Above, at the outset of the semester, rector Rev. Gerald McBrearity presided at the Wednesday Eucharistic Adoration Hour in the Caldwell Hall Chapel, hosted weekly by the  Basselin Scholars of Theological College. 



Today’s Priest: A Candle and a Mirror

Each year during Lent, Theological College celebrates Tenebrae, a service of darkness.  In this prayer service, darkness becomes the symbolic representation of the context in which the passion and death of Christ occurred.   This is a darkness that is experienced by every person at some point in his or her life.  It is a darkness experienced by many at this moment in our nation’s history and at this moment in our Church’s history.  Yet amidst this darkness we are invited to turn our attention to the light of Christ, our hope.  This is the reason we sing those astonishing words “light of Christ” at each Easter Vigil.

The mission of Theological College is to prepare a future generation of priests who will go forth to proclaim the light of Christ in a cultural and religious context that is at times dark and menacing, to be that person through whom a little more love and goodness, a little more light and truth comes into our world.  This challenge is captured in the words of St. Teresa of Calcutta:  “If we do not radiate the light of Christ around us, the sense of darkness that prevails in the world will increase.”

The American writer, Edith Wharton, wrote that “there are two ways of spreading light:  to be a candle or to be a mirror that reflects it.”  Jesus spreads the light of his Father’s love both as a candle casting a clear and bright light on the political and religious culture of his time and as a mirror, becoming for everyone he encountered a sacrament, a reflection of the Father’s compassion, gentleness, healing, and mercy.  Theological College is committed to preparing each seminarian to be ordained to incarnate these two essential dimensions of Christ’s life, to be like a candle, a proclaimer of God’s message of truthfulness, responsibility, and justice, and to be like a mirror, a reflection of the Father’s healing and mercy.  The significance of this challenge is captured in the words of Blessed James Alberione, the holy inspiration for TC’s Alberione Project (see the Media Evangelization page on this site):  “The true personality is one that is rooted in Christ:  that is, a personality in which our thoughts are conformed to the thoughts of Jesus; we think like Jesus, love what Jesus loves, desire and do what Jesus would desire and do.”  Only then will the newly ordained be regarded by their parishioners as the “light of Christ.”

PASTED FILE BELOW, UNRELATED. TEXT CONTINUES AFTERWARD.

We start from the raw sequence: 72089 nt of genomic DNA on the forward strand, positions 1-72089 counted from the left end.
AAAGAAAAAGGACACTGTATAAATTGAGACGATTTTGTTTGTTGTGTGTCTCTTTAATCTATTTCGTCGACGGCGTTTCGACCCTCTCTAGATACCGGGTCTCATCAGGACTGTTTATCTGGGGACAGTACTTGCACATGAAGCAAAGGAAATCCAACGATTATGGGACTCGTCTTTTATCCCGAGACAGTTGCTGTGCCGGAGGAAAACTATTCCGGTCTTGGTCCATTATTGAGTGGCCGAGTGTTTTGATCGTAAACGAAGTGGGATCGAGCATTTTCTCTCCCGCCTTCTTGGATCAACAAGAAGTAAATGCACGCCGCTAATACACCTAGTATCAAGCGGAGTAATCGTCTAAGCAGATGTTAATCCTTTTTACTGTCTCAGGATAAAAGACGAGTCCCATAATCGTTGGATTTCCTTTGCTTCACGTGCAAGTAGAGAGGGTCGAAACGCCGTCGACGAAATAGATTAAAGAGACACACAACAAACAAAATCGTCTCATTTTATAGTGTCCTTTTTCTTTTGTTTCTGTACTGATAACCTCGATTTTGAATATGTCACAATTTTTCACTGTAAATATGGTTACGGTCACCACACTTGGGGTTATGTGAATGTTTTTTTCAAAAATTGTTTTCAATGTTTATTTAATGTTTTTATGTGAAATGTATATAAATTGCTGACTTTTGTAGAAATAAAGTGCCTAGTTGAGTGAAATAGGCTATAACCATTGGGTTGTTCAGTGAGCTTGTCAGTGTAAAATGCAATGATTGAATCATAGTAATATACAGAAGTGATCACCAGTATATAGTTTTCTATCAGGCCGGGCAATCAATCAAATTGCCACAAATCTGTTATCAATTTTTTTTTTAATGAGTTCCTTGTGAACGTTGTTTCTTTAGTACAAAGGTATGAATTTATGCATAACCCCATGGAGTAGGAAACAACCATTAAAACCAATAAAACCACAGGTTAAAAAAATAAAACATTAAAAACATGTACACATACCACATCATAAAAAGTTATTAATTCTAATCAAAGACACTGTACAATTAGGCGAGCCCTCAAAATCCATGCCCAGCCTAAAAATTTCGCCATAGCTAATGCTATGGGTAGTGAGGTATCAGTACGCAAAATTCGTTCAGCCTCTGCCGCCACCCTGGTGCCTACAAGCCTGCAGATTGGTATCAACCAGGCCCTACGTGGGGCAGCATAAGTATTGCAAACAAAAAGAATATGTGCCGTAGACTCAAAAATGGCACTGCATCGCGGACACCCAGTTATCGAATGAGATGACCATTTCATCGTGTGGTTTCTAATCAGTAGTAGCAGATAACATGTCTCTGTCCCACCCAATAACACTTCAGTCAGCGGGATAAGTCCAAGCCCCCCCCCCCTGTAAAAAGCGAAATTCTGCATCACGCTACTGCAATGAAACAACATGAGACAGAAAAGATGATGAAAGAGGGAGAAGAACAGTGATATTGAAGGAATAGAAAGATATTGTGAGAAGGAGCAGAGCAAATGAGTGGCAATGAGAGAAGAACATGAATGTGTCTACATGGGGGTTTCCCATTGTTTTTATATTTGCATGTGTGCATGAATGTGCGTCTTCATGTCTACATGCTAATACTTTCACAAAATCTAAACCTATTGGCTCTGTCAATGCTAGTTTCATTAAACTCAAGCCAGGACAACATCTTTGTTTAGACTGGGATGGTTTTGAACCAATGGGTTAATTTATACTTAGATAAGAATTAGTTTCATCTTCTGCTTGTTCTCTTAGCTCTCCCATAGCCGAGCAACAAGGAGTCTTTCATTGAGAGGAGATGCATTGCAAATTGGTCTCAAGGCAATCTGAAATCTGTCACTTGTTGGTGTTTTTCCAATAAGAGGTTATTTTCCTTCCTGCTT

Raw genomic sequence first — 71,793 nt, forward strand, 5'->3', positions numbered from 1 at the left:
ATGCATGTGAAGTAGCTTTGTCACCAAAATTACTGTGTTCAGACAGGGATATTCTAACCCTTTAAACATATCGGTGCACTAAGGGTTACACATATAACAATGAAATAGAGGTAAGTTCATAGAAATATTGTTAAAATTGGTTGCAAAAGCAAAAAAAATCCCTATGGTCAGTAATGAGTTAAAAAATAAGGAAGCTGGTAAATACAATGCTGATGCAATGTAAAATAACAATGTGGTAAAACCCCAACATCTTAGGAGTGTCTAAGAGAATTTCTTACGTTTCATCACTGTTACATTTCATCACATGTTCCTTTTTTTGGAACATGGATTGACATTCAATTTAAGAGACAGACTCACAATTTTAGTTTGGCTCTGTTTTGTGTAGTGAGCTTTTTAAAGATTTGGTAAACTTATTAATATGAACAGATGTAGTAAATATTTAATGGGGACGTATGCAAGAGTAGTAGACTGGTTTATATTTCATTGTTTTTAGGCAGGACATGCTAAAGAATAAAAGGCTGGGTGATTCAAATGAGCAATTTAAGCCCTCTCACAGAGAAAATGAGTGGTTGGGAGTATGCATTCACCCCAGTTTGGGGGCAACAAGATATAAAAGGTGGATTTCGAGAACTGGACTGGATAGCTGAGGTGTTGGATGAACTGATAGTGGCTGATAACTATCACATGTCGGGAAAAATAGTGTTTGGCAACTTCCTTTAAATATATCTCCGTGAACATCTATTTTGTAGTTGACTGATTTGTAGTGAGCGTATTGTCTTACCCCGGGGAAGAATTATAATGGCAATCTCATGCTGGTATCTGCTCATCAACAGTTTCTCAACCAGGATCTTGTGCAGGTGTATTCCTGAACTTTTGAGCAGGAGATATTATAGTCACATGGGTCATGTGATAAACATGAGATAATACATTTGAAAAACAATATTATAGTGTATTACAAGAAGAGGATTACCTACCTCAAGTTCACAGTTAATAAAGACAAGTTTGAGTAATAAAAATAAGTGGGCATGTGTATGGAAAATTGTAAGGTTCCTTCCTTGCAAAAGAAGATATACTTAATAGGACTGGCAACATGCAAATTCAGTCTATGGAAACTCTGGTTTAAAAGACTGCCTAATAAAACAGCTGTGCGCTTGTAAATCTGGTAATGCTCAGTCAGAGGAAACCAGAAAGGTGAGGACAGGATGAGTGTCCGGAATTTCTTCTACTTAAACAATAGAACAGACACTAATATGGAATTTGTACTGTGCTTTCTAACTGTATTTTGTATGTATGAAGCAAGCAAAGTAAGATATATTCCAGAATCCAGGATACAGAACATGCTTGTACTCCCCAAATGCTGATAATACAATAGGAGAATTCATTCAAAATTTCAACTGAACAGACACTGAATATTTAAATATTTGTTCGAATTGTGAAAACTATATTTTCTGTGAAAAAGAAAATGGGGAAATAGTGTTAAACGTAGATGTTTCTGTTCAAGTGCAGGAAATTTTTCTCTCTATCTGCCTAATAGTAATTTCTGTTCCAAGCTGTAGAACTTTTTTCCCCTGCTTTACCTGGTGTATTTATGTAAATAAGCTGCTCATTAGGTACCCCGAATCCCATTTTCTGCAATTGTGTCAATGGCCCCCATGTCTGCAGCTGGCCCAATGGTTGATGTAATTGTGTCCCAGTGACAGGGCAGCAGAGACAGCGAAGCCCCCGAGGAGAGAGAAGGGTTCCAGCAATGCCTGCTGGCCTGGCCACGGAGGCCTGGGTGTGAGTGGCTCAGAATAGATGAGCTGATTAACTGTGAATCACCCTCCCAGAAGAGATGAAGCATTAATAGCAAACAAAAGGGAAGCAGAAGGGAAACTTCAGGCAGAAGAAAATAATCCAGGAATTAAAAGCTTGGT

To be the light of Christ at this moment in history requires courage.  Pope Francis has written: “True evangelization presumes a desire in the Church to come out of itself and go to the peripheries, not only geographically but also to areas where the mystery of sin, pain, injustice, ignorance, and indifference to religion has its permanent dwelling.”  The intensive TC formation program seeks to educate each seminarian to the missionary zeal so needed at this time in history, a zeal evidenced in acts of charity, in concern for the poor, in a compassionate presence to those who are ill, in teaching and preaching skills, and in their capacity to collaborate and welcome feedback.

However, this missionary zeal can only make an impact in a world plagued by sadness if our seminarians, as future priests, are able impart a resurrection joy and to communicate hope and a profound happiness.  In the Sulpician tradition, personal and spiritual accompaniment assist our seminarians to evidence this joyfulness and to acknowledge that, as priests, those under their care will need to hear why they smile, why they laugh, why they welcome others, why they wonder, why they don’t take themselves too seriously – in short, why they are, on the deepest level, happy.  For when they smile and laugh, when they welcome and wonder, when they are happy, they are proclaiming that they are the light of Christ, courageous, holy, and joyful for a world that so desperately needs to hear the good news of Christ’s life, death, and resurrection.

Sincerely yours in Christ,

Reverend Gerald McBrearity, P.S.S. (’73)